In an academic paper, I have written "There are three main arguments for why X is not Z."

I have then discussed them like this:

"First, ....​ (of medium length)
The second argument is that ... (a bit long)
The third and most important argument is that ... (longer)"​ **

** I did not simply use "First,... Second,... Third..." because there is some distance between the arguments. For example, the second argument is two pages long. I think writing "The third and most important argument ..." reminds the reader what these arguments are for.

​ Now I have realized that I have to make one more argument. And I want to start with "A fourth argument is that ..." after the third one.

Is it a problem that I stated in the beginning that I will give "three main arguments" but I give four? I don't want to say "four main arguments".

The three main arguments are widely discussed by experts in the field. The fourth argument is something that has only been pointed out (in two lines) by one author. Thing is, my supervisor likes this fourth argument and thinks I should include it in my essay. That is why I want to mention it. I don't want to say that it is trivial because it can become important sometime in the future - just that it is not a main argument (or widely discussed) for why X is not Z.

Question: What is the best way to introduce the fourth argument after the third while maintaining that the first three are the main arguments?

I think this has to do with style and organization and is perhaps on-topic for this SE. ​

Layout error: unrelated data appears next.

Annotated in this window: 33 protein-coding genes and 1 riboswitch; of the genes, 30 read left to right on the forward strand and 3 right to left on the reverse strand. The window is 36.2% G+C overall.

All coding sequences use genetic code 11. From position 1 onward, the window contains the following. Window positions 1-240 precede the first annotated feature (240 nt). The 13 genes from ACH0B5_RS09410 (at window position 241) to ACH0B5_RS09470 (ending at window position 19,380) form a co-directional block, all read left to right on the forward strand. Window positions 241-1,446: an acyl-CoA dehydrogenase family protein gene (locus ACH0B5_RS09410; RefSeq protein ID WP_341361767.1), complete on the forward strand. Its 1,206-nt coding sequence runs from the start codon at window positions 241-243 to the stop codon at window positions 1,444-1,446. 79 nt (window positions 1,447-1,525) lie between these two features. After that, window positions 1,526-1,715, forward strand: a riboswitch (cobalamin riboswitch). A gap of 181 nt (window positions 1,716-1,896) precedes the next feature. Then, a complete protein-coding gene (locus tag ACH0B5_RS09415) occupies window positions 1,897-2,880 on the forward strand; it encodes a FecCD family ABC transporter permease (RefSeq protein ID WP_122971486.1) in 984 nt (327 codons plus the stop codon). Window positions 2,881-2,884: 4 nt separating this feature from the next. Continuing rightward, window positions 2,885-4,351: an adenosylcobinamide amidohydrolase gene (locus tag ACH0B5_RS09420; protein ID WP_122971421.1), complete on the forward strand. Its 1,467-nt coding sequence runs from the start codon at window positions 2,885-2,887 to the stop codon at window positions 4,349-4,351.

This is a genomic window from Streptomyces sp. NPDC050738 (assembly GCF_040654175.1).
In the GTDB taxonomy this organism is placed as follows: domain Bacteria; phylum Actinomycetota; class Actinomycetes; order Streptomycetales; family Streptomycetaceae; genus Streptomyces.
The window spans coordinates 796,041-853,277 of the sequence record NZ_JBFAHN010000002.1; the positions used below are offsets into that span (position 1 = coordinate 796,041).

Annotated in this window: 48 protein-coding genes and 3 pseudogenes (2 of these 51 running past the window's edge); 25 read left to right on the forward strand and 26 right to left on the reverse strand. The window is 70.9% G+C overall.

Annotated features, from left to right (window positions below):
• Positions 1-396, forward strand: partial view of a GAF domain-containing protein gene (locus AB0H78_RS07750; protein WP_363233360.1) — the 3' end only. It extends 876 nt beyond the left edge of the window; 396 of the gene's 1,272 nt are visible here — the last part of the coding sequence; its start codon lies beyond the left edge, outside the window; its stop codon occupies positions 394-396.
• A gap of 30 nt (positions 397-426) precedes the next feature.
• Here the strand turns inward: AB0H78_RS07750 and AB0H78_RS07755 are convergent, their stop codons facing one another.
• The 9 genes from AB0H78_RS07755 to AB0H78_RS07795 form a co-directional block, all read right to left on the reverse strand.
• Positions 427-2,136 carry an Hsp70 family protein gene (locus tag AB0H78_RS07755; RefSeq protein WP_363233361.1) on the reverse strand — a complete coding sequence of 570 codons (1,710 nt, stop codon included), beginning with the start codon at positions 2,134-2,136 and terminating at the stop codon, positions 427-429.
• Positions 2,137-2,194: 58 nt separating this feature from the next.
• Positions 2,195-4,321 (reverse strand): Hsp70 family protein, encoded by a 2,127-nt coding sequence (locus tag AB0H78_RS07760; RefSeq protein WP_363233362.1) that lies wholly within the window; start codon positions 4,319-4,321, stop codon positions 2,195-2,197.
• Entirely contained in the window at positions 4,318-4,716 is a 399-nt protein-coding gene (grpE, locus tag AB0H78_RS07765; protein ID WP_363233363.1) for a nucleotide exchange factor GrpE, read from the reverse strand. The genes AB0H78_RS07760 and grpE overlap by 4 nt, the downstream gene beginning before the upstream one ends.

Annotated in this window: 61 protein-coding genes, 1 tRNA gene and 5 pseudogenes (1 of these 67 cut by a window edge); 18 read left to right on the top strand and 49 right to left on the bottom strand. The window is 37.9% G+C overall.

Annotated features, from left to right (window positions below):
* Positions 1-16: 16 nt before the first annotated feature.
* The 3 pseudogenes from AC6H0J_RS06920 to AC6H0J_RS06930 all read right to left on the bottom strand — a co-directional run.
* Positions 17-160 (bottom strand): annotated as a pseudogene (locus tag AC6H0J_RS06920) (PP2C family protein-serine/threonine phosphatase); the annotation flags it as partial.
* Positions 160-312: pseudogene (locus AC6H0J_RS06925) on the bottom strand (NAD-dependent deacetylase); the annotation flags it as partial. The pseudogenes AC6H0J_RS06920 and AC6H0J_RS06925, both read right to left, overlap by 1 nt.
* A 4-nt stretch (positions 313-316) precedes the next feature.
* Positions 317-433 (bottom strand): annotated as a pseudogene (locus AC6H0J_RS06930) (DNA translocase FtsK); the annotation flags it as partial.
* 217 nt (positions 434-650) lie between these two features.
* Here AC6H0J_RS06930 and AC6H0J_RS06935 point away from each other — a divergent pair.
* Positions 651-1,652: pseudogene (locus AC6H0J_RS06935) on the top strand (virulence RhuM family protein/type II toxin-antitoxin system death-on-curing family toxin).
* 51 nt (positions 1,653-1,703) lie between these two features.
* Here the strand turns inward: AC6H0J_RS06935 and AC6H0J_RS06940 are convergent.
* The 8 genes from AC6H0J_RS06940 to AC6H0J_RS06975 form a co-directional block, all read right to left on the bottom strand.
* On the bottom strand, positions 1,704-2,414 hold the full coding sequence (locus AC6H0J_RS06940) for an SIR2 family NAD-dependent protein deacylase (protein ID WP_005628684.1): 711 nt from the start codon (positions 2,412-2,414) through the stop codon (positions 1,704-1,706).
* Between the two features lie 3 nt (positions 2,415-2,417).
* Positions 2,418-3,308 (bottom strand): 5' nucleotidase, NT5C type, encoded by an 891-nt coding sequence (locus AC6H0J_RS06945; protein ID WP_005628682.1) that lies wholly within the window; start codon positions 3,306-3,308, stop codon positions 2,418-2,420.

• "NOOOOoobody expects the Spanish Inquisition!"
    – Zeiss Ikon
    Commented Apr 23, 2020 at 11:14

1 Answer 1


It depends on one detail you didn't mention. Is the "essay" the same as your "paper", or is the paper already published?

If you're able to edit what you wrote before because it's still being drafted, the question is really about what you want to convey early on. In that case, you can say there are three widely recognized reasons, and you will discuss them and a fourth underappreciated reason. That's academically valuable, of course.

If on the other hand the argument "three main arguments" has already been published, the question is about how to make clear your addendum isn't back-tracking. In that case, you can say that you summarised the literature's three main arguments against X being Z in a prior publication, and that in the current publication you're mentioning another that is less important but poorly appreciated.

  • It's my thesis, and it won't be published or anything. Should I mention the that there is a fourth reason in this sentence "There are three main arguments, and a fourth underappreciated argument, for why X is not Z." or should I just mention that when I am writing the fourth reason?
    – AIQ
    Commented Apr 23, 2020 at 6:49
  • @AIQ You can double-check any wording choice with your supervisor. The obvious first point on which I cannot predict their response is whether you should mention up front that you'll discuss reasons of varying recognition, or whether you'll only mention when discussing the fourth reason that it's underappreciated. On the former approach, the wording is very much up for tweaking. For example, "I will review four arguments in the literature against X being Z, the last of which is important but has been poorly cited."
    – J.G.
    Commented Apr 23, 2020 at 7:03

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